“Slow down. Sound it out.”
This is the mantra for most dyslexic students learning to read. But results from a new computer training program suggest that the opposite may be true for dyslexics once they’ve learned to read—going faster could improve reading skills and comprehension.
Researchers in Israel compared the reading skills of dyslexic and non-dyslexic university students, before and after using a custom computer training program. The program’s premise is this: a sentence appears on the computer screen, which the participant is supposed to read silently. One by one, the letters disappear off the screen, from left to right, pushing the reader through the sentence. When the entire sentence has been removed from the screen, the user is prompted with a question about the content of the sentence he or she just read. This ensures that the participant did not just read the sentence, but actually understood what it meant.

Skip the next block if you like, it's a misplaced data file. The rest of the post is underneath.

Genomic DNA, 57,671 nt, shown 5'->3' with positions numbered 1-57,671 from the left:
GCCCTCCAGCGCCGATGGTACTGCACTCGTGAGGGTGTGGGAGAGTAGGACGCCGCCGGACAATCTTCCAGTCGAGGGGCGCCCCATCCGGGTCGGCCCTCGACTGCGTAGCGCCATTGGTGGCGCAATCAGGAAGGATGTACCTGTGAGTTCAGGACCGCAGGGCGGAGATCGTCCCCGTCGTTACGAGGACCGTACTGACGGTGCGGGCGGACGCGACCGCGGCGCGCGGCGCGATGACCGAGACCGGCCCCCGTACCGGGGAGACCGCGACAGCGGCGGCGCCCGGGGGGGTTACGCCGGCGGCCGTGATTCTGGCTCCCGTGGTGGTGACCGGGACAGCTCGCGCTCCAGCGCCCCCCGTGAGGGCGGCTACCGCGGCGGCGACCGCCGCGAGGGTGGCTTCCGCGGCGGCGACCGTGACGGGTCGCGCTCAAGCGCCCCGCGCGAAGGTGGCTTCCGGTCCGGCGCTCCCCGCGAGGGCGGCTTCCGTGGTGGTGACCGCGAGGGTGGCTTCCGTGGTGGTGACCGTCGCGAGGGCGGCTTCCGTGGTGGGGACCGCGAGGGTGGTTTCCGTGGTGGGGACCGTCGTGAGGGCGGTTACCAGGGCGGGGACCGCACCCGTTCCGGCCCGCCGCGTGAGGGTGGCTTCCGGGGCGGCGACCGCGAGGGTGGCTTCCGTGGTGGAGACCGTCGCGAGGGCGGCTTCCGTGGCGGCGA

First, there is only a blur of shifting gray fragments. Shapes that look like they’ve been scissored out by a hyperactive two-year old spiral around the screen. Then, pieces start to fall into place. There’s something there: an eye, a crook of a mouth, a sea captain’s hat, a beard…a pair of full lips, no, a chin…